Six months ago we did a story on a newly designed, commercial aircraft retractable monitor with its developer and designer, Yukio Sugimoto. If you have a technical bent you may remember that his product was an engineer’s dream, instead of the mechanical nightmare that historically plagues these devices. In all fairness, the restrictions and requirements on retractable monitors are moderately onerous, especially considering the fact that they must operate with power that is subject to dropping out… not to mention issues like the video display retract necessity under loss of power or in emergency situations. (Editor’s Note: There is a qualification test requirement (RTCA DO-160 currently version “F”) which says that avionics equipment must withstand 250 milliseconds of power interruption and this poses some difficulty to electro mechanical equipment like retractable monitors. The real FAA requirement issue is: How does one design the monitor to close when airplane power is lost? With loss of power, the first generation retractable monitor systems that use mechanical springs and other additional parts, like clutches and control mechanisms, have generated a lot of problems in, resulting in lower reliability units.) This also explains the high mechanical parts count and resultant weight increase, not to mention stored energy springs to facilitate zero power retractions. As we noted in the earlier article, the ACS patent pending solution involves storing energy in capacitors – that’s the simple answer but it is a circuitry design solution as well! We stopped by the company’s Redmond office for an update with Yukio Sugimoto, President and Richie Sugimoto, the company’s new Vice President – Operations.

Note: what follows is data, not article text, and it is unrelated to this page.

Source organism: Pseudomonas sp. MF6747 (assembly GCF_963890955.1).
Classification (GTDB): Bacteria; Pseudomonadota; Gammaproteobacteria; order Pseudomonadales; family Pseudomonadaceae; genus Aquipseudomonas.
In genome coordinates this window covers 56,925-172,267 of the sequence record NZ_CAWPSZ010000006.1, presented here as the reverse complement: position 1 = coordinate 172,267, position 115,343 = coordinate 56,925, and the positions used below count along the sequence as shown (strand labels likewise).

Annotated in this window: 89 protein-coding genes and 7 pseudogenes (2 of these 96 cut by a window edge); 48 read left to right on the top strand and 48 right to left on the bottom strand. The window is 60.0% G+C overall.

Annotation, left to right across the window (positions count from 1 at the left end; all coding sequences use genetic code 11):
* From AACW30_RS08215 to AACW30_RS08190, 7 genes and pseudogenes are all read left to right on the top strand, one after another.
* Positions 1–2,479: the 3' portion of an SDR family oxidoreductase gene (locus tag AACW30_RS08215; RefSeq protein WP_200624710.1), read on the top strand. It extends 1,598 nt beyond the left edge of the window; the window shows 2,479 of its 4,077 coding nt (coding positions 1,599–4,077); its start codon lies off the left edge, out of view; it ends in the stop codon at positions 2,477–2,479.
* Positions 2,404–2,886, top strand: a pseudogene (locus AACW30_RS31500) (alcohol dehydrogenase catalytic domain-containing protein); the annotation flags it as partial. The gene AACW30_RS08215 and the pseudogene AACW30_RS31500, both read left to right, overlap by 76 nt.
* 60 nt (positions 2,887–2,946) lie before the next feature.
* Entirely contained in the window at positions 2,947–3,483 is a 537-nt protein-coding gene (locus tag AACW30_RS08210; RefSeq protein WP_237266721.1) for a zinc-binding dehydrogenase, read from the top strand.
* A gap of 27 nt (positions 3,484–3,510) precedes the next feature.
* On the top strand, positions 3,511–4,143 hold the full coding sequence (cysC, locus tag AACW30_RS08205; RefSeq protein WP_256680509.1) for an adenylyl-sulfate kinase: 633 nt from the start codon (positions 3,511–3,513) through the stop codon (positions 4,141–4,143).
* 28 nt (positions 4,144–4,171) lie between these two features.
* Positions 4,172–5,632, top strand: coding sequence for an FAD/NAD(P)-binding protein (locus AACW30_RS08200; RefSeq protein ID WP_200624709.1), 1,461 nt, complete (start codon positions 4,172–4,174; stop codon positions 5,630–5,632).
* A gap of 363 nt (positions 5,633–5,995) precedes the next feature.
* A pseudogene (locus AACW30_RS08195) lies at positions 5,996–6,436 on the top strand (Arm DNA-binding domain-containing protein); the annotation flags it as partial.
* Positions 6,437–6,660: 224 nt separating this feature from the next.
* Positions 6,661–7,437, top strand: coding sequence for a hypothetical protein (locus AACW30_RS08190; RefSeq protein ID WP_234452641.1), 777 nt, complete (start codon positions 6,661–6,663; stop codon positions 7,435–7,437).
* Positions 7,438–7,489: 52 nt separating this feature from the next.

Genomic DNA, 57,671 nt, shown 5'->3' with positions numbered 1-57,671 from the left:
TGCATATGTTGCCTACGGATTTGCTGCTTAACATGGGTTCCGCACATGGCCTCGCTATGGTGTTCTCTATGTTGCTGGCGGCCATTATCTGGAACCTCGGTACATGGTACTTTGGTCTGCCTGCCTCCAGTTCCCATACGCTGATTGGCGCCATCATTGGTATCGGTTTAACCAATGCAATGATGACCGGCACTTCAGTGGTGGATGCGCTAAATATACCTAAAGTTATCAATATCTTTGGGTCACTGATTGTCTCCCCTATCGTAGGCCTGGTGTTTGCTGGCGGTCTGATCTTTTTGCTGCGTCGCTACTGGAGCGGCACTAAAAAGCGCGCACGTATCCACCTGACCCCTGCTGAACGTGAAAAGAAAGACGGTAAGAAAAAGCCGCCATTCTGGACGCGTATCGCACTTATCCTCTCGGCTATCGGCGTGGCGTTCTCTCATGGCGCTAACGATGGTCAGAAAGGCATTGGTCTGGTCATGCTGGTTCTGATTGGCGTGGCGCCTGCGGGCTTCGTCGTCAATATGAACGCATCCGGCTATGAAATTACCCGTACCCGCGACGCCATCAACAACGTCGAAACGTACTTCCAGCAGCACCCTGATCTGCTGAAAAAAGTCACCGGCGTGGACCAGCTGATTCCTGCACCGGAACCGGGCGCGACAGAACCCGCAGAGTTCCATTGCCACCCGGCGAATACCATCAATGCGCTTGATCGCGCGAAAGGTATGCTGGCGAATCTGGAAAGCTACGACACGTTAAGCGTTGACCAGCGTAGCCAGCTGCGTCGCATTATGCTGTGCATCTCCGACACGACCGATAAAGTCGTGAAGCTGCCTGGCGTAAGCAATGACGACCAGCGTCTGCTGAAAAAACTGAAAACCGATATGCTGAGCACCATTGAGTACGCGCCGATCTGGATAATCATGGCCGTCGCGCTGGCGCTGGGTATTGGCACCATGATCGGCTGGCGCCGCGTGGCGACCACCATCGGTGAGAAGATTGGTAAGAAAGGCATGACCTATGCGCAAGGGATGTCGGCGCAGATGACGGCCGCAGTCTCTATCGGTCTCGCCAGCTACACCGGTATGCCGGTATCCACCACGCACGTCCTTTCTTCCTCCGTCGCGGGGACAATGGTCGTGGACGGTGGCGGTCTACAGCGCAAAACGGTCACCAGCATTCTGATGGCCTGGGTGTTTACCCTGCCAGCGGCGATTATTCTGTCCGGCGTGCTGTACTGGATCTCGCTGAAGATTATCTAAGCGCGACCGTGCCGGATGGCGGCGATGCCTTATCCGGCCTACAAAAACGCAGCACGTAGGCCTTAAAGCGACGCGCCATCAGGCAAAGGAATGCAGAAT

Product Update

If there is one message our IFExpress reporter got from the test team it was: “The new retractable monitor is performing even better than expected. In fact, it has undergone over 250,000 cycle operations without a single failure!” noted Yukio, “Which is pretty remarkable in its self.” Unit qualification testing is now underway and it looks like the manufacturing process is clearly in the build-up stage. What really caught our news eye was the fact that ACS has designed an even bigger screen version than the first 9.7-inch LED unit, a whopping 12- inch, (diagonal) HD display version. In fact when we saw it in the life cycle test frame, we wondered if it would fit in the narrower Airbus overhead PSU rails? “Look closer,” Yukio said. “The new, bigger display actually retracts flat against the outside of the PSU while the rest of the frame and the electronics are buried in the PSU itself – the box sits between the rails while the display (and cover) protrudes ½ an inch above the surface and folds flat against it.” Later, Mr. Sugimoto, who has a history of industry soothsaying, hinted that standard HD video is not the only video standard interface he is considering. He would not say much more on the subject that left us to wonder if different industry video standards will be the subject of future IFE systems?

The Market